Twin Memorials Working Group Kicks off Community Engagement Meetings in Oxford

By Susan M. Carini, 04G •

Oxford College Dean Douglas A. Hicks and professor Gregory Ellison II (third and fourth from left) met with descendant-community leaders, school administrators and a visitor to the site during their trip to the University of Virginia's Memorial to Enslaved Laborers.
Oxford College Dean Douglas A. Hicks and professor Gregory Ellison II (third and fourth from left) met with descendant-community leaders, school administrators and a visitor to the site during their trip to the University of Virginia's Memorial to Enslaved Laborers.

Emory and Oxford are planning memorials to honor the untold experiences, stories, and contributions of enslaved individuals and their descendants who lived and worked on the university’s original campus in Oxford, Georgia.

The Twin Memorials Working Group is beginning the community-engagement phase of its charge to establish twin memorials on the Oxford and Atlanta campuses to honor the lives of enslaved individuals who helped build Emory’s original campus and others who have historic ties to the community. A newly established website provides historical context as well as updates on the project and will be the locus for Emory and community members to provide input.

In the coming months, public meetings will be held for students, faculty, staff and neighbors, including members of the descendant community, to share concepts for the memorials. The first sessions, which will involve the Covington and city of Oxford communities, begin Feb. 3. Atlanta-based meetings will begin two weeks later. (See block below story for initial dates, times and locations.) 

Posing questions, seeking knowledge

Someone with a head start in thinking through these matters is Rev. Avis Williams. A four-time Emory alumna and member of the descendant community associated with Emory’s origins, she recalls a statement an architect made about the forced exodus of enslaved people from their homelands by ship. “The only witness was the water,” the architect said.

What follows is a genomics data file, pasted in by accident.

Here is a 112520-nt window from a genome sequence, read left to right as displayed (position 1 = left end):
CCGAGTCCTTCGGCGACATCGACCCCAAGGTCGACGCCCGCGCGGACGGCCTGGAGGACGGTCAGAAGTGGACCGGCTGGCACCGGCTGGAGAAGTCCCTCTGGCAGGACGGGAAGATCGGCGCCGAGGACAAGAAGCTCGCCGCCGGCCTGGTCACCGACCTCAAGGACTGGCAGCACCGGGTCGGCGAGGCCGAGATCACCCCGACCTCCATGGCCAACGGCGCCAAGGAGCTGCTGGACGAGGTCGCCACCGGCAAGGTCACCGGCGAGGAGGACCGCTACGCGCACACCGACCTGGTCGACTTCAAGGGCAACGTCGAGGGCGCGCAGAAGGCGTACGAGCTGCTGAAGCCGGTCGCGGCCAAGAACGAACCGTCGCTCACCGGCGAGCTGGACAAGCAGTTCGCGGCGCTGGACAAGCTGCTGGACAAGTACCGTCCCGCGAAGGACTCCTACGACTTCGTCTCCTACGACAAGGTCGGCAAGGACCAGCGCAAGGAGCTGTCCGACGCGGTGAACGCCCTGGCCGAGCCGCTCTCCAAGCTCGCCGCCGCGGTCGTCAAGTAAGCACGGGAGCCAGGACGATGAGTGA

Williams — a pastor, member of the Twin Memorials Working Group and a consultant to Baskervill, the firm guiding Emory’s community-engagement and design process —  is grateful that bearing witness now invites us all into that process.

But she admits to having many questions about building a memorial to honor the labors of the enslaved, including “How do we design something that celebrates life but honors the dead? And as our students and faculty continue to peel back layers on Emory’s history, how do we memorialize something we haven’t fully grasped?”

Her openness reflects the spirit evinced by the co-chairs of the Twin Memorials Working Group — Douglas A. Hicks, dean of Oxford College and William R. Kenan Jr. Professor of Religion, and Gregory Ellison II, an Emory College of Arts and Sciences alumnus and associate professor of pastoral care and counseling at Candler School of Theology.

In July 2021, Hicks and Ellison talked about the value of a “learning journey.” The idea, says Ellison, was “how could we learn best practices from descendants, scholars and administrators at peer institutions so as not to duplicate some of the challenges?”

As Hicks describes it, “We wanted to hear all we could about engaging the descendant community. They are absolutely vital.”

Beginning in the nation’s capital

At the National Museum of African American History and Culture in Washington, D.C., Ellison (left) and Hicks (right) learned from Eric Lewis Williams (center), the museum’s curator of religion, about the importance of architectural design to narrate history.

At the National Museum of African American History and Culture in Washington, D.C., Ellison (left) and Hicks (right) learned from Eric Lewis Williams (center), the museum’s curator of religion, about the importance of architectural design to narrate history.

Their first stop was the National Museum of African American History and Culture, where they met Eric Lewis Williams, the curator of religion, who helped them understand what needed to be done to bring this kind of institution to the national mall.

One key component: sanctifying the ground itself. “There needed to be healing on those grounds before the museum was actually constructed,” says Ellison. Curator Williams described people from around the country coming to the proposed site to meditate and pray.

Ellison and Hicks both are religious studies scholars. As such, says Hicks, “we are called to think about ritualizing every step to name the spaces as sacred and to honor the lives lost. The sites we visited, and what Emory will eventually create, are sacred spaces and pilgrimage sites. To lift that up is important to the process.”